In the latest episode of the Soccer Life Balance podcast, Pete gives his thoughts on the “epidemic” that is killing youth soccer.
The election of a new USSF President is almost upon us. Although the holder of this post may not be as recognized as the President of the United States, the impact of soccer on the world is not a thing to be discounted. It has both started and ended violence. So with this decision looming in the near future, what impact will the new POTUSSF have on the sport and the country at large?
To the general public, the answer would most definitely be “none”. It is an absurd thought to give this decision anything more than a passing glance on their newsfeed. This is an organization that specializes in a sport that garners almost complete indifference from most of its populace. It’s national power would, to the average citizen, rank somewhere around that of the Boy Scouts or Girl Scouts of America. Mostly kids and adults running around to get medals and club patches. While that characterization might be accurate on certain levels, it completely discounts several factors that could have a tsunami type affect based on this relative flap of a butterfly’s wing.
Perception Is Reality
It’s often not pretty but the perception of truth often has greater staying power than the actual truth. At the moment, the United States has an international perception problem. Regardless of your personal feelings about Donald Trump, his policies or his impact on the United States; he is projecting many of the characteristics most disliked about Americans. His overall agenda to “Make America Great Again” seems to come with the postscript, “non-Americans watch out.” Despite being only one man, the President has the dubious responsibility of being a partial personification of what the United States is. Mr. Trump’s actions, statements and Tweets may be his own but they also belong to all Americans when viewed from afar.
The Butterfly’s Wing
Eight candidates are being considered with varying degrees of experience, personal motive and leadership potential. While I’ll keep my personal preference on candidates completely out of this, the worst thing that the voters could do in these circumstances would be to elect on celebrity rather than ability. The reason being that the perception of the USSF and its new President has very real implications in a short period of time. The selection of the host for the 2026 World Cup will be made on June 13th. While the North American Triad of the USA, Mexico and Canada may seem like a sure thing when pitted against Morocco, small nations have dealt us unlikely defeat recently (and I won’t bring up Qatar either).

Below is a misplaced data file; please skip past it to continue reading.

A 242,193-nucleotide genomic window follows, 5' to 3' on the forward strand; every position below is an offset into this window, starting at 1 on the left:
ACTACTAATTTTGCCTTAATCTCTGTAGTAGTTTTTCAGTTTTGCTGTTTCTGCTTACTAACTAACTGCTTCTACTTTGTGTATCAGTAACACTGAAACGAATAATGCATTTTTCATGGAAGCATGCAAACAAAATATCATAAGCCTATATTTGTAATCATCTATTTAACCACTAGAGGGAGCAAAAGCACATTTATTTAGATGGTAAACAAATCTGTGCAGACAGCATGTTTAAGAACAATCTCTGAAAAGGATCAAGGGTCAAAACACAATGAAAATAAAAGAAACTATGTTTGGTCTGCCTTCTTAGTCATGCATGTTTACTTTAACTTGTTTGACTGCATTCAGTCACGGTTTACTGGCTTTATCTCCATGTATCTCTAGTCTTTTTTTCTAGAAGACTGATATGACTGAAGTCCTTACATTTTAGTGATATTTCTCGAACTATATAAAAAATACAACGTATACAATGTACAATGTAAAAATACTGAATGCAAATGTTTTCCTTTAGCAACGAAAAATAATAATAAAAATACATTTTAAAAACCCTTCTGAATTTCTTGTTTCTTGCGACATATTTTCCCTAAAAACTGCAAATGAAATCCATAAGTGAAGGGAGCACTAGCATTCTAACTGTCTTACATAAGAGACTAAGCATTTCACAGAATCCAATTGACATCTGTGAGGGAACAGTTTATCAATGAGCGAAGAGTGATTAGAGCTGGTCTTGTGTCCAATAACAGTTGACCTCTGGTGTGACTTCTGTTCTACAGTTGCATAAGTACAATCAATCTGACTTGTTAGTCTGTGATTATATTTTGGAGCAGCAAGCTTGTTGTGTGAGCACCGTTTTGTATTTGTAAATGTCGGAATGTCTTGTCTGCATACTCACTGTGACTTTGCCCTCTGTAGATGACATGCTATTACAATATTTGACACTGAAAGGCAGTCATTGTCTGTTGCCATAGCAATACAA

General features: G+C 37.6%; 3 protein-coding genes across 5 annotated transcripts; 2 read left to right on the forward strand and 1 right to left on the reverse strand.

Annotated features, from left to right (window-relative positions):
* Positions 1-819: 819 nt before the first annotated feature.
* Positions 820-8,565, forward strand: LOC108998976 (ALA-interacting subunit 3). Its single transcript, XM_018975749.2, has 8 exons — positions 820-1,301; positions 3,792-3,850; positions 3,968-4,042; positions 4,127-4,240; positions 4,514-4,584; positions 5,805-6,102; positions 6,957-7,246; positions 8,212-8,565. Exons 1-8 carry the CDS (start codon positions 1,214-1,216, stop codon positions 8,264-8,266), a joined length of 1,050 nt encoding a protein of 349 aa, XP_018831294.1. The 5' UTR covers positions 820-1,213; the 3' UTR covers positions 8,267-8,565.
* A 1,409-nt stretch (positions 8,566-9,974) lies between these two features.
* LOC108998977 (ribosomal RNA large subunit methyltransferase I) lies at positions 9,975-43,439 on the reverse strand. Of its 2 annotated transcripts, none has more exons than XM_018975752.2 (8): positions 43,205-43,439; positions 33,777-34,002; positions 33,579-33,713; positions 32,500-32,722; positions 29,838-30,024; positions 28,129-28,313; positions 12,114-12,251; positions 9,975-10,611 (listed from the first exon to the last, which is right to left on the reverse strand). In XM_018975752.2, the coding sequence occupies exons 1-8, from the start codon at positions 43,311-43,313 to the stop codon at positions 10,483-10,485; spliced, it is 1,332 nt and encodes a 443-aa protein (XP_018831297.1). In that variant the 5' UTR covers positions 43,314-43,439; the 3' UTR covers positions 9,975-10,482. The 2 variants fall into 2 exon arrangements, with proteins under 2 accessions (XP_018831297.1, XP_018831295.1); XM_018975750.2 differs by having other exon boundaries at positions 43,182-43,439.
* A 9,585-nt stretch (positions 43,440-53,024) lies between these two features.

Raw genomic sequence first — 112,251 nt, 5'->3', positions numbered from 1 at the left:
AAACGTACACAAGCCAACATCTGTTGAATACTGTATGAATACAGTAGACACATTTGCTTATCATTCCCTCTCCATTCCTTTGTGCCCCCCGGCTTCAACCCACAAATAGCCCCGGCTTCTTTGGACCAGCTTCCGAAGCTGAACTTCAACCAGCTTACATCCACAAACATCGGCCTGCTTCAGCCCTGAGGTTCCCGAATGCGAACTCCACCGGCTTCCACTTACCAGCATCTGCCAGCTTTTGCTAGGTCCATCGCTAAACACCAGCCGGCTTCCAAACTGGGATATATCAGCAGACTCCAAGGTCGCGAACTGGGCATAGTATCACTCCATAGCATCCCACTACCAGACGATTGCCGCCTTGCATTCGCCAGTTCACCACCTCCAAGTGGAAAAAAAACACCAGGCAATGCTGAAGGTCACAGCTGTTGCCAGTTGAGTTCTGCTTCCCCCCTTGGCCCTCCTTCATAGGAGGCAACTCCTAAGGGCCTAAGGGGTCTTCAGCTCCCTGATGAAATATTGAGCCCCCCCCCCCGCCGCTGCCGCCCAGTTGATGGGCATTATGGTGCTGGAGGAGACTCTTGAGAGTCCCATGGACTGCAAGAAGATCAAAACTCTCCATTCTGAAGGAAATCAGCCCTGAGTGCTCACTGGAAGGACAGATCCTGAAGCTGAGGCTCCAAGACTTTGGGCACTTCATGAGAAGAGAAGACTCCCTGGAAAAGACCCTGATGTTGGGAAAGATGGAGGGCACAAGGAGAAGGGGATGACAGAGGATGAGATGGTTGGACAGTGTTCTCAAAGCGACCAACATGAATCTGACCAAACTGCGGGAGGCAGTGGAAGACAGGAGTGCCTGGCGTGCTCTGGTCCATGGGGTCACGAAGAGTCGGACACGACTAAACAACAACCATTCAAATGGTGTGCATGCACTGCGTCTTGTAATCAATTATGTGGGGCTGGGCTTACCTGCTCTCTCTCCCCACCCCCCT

Winning the bid to host the 2026 World Cup is one of the crucial components to a successful Presidency for any of these candidates. Failure to secure this bid is not just bad for soccer, it is bad for this country.
In the mind of the general citizen of the United State in 2018, the World Cup is nothing more than a soccer tournament. It’s a fun diversion at best and non-factor for most. However in an even more interconnected world of 2026, it is a spotlight shining directly onto the United States. This event gives us the opportunity to be gracious hosts to the world. While seemingly trivial from the inside, this role could be crucial to change an international perception of a nation that exports entertainment and soldiers under a leader of singular self-interest. As news becomes more dependent on the “man on the street”, it is conceivable (if not) probable that brand America’s reputation in the remote corners of the world will depend on the personal experiences of a group of soccer fans supporting their team in egocentric America.
Stirring the Melting Pot
In addition to the World Cup bid, the new President will at the very least have an influence over the involvement of Hispanic communities in US soccer. The recent loss of Jonathan Gonzalez to the Mexican National Team system is not so much a loss of talent but a loss of contact. The roots of many Hispanic Americans in this country run deep. US history is so inextricably intertwined with that of Hispanic heritage that a number of our states and cities have Spanish names (regardless of how we pronounce them). The involvement of Hispanic players, coaches and fans (or lack thereof) in US soccer will be another key to US soccer counteracting the more pervasive American perceived ethos.
While soccer does not possess the ability to cure all that ails this country, it can be a catalyst for positive change. The leadership that is selected must realize the importance of this game, not only as a sport but a form of quasi religion that can galvanize the people under its spell. With this power comes great responsibility, here’s to hoping that the lesser of the two presidents is able to learn from the missteps of the commander in chief. “Let’s Make American Soccer Great!”
Thanks for reading!
PS – Historically speaking, host nations seem to have a greater likelihood of winning the World Cup. With young players like Pulisic and Adams being in their mid twenties in 2026, there’s a fighter’s chance.